Cover Feature

My Daughter in Combat Boots

"I am a baby boomer and lived through Vietnam. 
The war left an indelible scar on my heart"

My two daughters taught me many valuable lessons throughout the years.

The air was cool, but a warm feeling of pride radiated from the family and friends that had gathered to watch their special soldiers march past in smartly tailored uniforms. It was finally graduation day for the seven hundred sons and daughters who had made it through the grueling nine weeks of boot camp at Fort Jackson, South Carolina.

My eyes brimmed with tears as the Military Band began playing "You're a Grand Old Flag," and the lump in my throat was as large as a fist. This rather surprised me. It had been a long time since I'd felt this much pride for America. The music faded as my thoughts returned to three months earlier, when my twenty-two year old daughter had informed me she was going to join the Army Reserves.

"How could she do this to me?" I thought privately. "She knows how I feel about war."

I am a baby boomer and lived through Vietnam. The war left an indelible scar on my heart and I'd become bitter toward our government, almost to the point of being ashamed of America and for what she stood.

I told Tammy I would support her in her decision, and I meant it. Still, though, way down deep inside I prayed she would change her mind at the last minute. But she didn't, and before I knew it... she was on her way to training.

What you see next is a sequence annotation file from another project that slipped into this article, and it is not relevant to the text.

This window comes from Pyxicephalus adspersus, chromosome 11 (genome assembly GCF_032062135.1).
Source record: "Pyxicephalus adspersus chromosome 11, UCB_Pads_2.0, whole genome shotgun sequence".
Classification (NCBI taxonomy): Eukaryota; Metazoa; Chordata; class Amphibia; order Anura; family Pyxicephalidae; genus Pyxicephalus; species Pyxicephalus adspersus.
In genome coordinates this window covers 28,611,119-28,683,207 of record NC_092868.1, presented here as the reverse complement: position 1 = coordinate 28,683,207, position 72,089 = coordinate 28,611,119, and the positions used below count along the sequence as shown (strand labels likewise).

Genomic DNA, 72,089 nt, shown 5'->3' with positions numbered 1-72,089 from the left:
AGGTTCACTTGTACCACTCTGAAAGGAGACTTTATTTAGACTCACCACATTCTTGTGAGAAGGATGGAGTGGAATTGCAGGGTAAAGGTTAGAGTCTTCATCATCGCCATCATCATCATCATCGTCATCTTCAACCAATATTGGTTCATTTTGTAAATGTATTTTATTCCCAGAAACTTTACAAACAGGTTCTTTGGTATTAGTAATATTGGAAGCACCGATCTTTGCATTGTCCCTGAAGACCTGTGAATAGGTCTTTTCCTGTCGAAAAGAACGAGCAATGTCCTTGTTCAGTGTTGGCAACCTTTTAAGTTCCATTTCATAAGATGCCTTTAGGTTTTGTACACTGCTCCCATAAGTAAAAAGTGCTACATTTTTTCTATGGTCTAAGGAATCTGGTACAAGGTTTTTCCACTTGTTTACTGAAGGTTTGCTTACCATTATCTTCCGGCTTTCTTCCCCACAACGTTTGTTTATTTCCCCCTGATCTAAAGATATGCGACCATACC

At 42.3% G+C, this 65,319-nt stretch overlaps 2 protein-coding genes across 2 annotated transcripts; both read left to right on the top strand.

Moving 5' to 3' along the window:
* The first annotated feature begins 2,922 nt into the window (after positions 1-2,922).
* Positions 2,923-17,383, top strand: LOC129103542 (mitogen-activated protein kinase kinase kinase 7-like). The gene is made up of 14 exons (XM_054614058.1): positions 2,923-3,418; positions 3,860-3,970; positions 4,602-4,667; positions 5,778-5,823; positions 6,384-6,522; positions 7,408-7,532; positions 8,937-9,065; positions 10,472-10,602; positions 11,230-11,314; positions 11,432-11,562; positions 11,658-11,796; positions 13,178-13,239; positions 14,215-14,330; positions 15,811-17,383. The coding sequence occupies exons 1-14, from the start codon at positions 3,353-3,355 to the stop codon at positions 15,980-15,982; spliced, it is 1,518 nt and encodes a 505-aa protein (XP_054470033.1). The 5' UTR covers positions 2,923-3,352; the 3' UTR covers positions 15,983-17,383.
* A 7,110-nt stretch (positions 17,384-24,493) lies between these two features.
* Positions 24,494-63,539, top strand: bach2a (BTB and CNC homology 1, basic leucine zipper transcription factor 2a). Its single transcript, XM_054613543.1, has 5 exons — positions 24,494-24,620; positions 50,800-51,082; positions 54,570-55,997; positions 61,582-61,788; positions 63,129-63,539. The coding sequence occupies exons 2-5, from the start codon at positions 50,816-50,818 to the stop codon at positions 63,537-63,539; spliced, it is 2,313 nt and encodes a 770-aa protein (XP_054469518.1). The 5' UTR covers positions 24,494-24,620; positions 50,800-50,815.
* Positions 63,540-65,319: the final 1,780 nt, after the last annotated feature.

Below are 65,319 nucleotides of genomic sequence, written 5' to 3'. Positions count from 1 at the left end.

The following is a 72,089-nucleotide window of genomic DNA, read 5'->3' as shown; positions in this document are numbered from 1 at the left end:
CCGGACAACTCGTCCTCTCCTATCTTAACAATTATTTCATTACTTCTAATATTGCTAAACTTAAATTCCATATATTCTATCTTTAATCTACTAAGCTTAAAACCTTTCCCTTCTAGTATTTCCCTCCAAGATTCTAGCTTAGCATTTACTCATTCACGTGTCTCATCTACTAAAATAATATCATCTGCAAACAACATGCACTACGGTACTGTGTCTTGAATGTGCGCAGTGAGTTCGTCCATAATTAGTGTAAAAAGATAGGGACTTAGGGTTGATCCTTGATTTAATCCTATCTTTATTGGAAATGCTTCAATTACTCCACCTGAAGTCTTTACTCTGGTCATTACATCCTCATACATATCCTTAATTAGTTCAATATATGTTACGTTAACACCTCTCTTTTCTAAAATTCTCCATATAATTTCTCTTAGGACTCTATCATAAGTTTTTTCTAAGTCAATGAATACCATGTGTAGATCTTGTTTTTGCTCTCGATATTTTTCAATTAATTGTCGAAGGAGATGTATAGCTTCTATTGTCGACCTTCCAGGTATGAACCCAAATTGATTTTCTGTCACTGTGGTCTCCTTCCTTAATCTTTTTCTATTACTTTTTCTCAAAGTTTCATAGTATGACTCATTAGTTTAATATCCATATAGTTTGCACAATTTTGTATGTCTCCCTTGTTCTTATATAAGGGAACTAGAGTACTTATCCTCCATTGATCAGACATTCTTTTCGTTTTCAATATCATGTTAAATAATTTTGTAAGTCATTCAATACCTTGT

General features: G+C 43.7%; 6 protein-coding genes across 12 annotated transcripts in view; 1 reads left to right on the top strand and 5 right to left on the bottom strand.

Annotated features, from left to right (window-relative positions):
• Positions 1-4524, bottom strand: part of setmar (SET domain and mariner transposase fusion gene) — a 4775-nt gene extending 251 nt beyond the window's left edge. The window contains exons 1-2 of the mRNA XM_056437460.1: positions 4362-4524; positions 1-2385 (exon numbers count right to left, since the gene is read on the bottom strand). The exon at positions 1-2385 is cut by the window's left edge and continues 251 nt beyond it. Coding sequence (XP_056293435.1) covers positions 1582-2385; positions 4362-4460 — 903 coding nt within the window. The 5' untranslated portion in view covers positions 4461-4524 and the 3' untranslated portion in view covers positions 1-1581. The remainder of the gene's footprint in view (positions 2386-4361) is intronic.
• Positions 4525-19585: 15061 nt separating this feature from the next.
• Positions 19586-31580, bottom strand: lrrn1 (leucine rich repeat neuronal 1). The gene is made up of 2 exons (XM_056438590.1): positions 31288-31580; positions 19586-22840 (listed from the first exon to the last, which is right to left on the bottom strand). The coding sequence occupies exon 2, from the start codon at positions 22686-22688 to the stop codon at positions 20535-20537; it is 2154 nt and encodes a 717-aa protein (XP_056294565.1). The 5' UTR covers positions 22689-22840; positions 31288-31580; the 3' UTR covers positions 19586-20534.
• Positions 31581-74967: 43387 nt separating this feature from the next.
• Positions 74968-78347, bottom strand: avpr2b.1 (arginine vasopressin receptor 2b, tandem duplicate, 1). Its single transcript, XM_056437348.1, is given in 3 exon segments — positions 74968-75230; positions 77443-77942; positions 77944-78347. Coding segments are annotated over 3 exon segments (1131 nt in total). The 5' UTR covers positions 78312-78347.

The letters she wrote home were filled with her many accomplishments and I could feel that she was proud of the work she was doing. The picture she sent of herself in dress uniform made me cry. She stood so straight and looked so proud. I began to see that the feelings I had harbored for so long were wrong. No one likes war, but freedom is the best reason to be prepared.

Where would we be today if it weren't for these young men and women who are willing to go through rigorous training and risk their very lives to keep our country free?

The familiar strains of "The Star Spangled Banner" snapped me back to the present. The ceremony was over. Tammy was a soldier.

I had always thanked God for the blessing of motherhood because my two daughters taught me many valuable lessons throughout the years. The lesson this time was that freedom is worth fighting for, and we must be prepared to defend it, whenever it is threatened.

I stood tall as the new soldiers marched off the field to the tune of "The Army Song." Laughing silently to myself, I recalled the first letter I had received from Tam. She had signed it, "Your daughter in combat boots." I smiled a secret smile. Yes, indeed, she was my daughter in combat boots... and I was so very proud.

Marcia Leaser resides in Fremont, OH.

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